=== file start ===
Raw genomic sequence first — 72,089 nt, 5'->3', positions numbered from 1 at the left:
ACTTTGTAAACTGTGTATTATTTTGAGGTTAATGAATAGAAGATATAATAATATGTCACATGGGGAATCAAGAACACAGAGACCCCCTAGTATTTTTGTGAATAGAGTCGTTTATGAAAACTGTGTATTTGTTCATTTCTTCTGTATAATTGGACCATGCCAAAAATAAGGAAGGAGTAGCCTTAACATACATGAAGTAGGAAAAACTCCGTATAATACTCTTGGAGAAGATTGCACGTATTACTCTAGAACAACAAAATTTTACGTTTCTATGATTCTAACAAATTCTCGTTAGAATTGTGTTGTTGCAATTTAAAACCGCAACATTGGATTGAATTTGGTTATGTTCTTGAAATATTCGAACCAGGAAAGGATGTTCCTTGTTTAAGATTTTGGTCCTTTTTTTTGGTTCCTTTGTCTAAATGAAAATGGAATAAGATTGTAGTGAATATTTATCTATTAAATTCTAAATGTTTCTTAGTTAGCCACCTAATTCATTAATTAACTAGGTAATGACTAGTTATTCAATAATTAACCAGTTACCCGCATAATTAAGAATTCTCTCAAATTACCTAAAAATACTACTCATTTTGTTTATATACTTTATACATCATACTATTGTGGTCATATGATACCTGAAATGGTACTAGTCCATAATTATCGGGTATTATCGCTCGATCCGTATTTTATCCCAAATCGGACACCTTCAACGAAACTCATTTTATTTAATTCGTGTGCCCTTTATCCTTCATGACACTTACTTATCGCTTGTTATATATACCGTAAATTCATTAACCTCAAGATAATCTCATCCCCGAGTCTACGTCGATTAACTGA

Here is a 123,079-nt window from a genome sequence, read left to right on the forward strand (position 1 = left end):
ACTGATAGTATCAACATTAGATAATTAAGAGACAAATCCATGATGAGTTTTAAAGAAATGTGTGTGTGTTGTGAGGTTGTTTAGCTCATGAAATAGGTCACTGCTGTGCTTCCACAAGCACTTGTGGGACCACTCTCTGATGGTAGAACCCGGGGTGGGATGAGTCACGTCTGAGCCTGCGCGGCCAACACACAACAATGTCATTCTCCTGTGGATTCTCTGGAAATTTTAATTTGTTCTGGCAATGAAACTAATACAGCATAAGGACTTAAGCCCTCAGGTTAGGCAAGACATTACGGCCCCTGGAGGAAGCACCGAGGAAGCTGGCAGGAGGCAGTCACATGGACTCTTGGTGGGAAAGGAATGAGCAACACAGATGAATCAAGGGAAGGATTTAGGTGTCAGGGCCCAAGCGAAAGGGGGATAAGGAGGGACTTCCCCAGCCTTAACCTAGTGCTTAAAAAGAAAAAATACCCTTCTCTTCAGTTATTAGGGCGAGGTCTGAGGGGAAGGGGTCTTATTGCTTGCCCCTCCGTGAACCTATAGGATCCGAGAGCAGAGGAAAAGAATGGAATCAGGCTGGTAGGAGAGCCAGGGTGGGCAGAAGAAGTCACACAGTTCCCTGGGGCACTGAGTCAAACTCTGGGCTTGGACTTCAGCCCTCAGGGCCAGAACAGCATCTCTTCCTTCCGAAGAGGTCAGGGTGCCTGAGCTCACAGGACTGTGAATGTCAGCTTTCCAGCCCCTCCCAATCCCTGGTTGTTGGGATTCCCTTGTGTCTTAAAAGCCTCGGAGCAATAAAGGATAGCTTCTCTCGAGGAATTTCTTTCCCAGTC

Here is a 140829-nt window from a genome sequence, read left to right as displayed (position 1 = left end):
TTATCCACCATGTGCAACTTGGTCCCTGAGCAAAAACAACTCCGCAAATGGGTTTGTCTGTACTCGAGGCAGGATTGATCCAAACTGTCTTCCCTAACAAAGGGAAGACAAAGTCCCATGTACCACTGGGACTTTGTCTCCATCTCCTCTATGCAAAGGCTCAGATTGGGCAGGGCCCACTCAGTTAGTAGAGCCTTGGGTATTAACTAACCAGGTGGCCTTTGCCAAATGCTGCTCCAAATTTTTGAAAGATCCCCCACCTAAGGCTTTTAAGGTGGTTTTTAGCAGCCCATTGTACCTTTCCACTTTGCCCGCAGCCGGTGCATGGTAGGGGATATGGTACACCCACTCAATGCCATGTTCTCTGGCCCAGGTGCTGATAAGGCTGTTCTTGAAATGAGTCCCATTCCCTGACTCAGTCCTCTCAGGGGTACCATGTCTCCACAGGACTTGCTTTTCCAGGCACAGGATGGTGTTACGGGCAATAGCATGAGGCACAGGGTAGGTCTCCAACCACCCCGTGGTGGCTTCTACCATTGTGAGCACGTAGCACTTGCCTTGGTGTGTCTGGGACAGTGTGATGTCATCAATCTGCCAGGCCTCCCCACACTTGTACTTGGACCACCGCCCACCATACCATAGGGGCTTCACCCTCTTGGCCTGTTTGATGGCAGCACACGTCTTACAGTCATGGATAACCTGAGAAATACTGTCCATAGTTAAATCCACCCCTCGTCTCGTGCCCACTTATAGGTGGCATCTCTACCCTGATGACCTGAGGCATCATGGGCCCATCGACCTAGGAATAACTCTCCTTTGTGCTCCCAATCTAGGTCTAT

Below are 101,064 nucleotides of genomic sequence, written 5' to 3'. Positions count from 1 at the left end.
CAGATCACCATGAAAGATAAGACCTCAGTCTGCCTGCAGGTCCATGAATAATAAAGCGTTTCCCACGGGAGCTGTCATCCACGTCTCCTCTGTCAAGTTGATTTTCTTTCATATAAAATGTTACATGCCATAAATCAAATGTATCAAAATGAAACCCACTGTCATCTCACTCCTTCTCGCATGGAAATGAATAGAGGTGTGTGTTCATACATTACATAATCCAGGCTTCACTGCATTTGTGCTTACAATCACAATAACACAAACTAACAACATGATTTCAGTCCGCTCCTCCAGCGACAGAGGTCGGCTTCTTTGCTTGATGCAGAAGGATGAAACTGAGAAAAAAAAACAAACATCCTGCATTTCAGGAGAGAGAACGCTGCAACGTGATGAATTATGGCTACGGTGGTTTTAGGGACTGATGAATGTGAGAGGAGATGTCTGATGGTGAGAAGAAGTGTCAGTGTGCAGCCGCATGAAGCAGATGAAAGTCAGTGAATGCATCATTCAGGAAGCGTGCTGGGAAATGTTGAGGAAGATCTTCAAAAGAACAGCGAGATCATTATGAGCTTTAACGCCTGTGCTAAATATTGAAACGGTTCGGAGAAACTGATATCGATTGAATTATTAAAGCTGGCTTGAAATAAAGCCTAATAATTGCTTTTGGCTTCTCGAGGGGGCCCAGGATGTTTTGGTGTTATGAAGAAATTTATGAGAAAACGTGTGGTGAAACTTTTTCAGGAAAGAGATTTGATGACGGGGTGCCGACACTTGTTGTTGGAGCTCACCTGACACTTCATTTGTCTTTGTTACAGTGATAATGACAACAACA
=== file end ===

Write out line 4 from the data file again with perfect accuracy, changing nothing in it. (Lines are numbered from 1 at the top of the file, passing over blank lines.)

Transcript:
ACTGATAGTATCAACATTAGATAATTAAGAGACAAATCCATGATGAGTTTTAAAGAAATGTGTGTGTGTTGTGAGGTTGTTTAGCTCATGAAATAGGTCACTGCTGTGCTTCCACAAGCACTTGTGGGACCACTCTCTGATGGTAGAACCCGGGGTGGGATGAGTCACGTCTGAGCCTGCGCGGCCAACACACAACAATGTCATTCTCCTGTGGATTCTCTGGAAATTTTAATTTGTTCTGGCAATGAAACTAATACAGCATAAGGACTTAAGCCCTCAGGTTAGGCAAGACATTACGGCCCCTGGAGGAAGCACCGAGGAAGCTGGCAGGAGGCAGTCACATGGACTCTTGGTGGGAAAGGAATGAGCAACACAGATGAATCAAGGGAAGGATTTAGGTGTCAGGGCCCAAGCGAAAGGGGGATAAGGAGGGACTTCCCCAGCCTTAACCTAGTGCTTAAAAAGAAAAAATACCCTTCTCTTCAGTTATTAGGGCGAGGTCTGAGGGGAAGGGGTCTTATTGCTTGCCCCTCCGTGAACCTATAGGATCCGAGAGCAGAGGAAAAGAATGGAATCAGGCTGGTAGGAGAGCCAGGGTGGGCAGAAGAAGTCACACAGTTCCCTGGGGCACTGAGTCAAACTCTGGGCTTGGACTTCAGCCCTCAGGGCCAGAACAGCATCTCTTCCTTCCGAAGAGGTCAGGGTGCCTGAGCTCACAGGACTGTGAATGTCAGCTTTCCAGCCCCTCCCAATCCCTGGTTGTTGGGATTCCCTTGTGTCTTAAAAGCCTCGGAGCAATAAAGGATAGCTTCTCTCGAGGAATTTCTTTCCCAGTC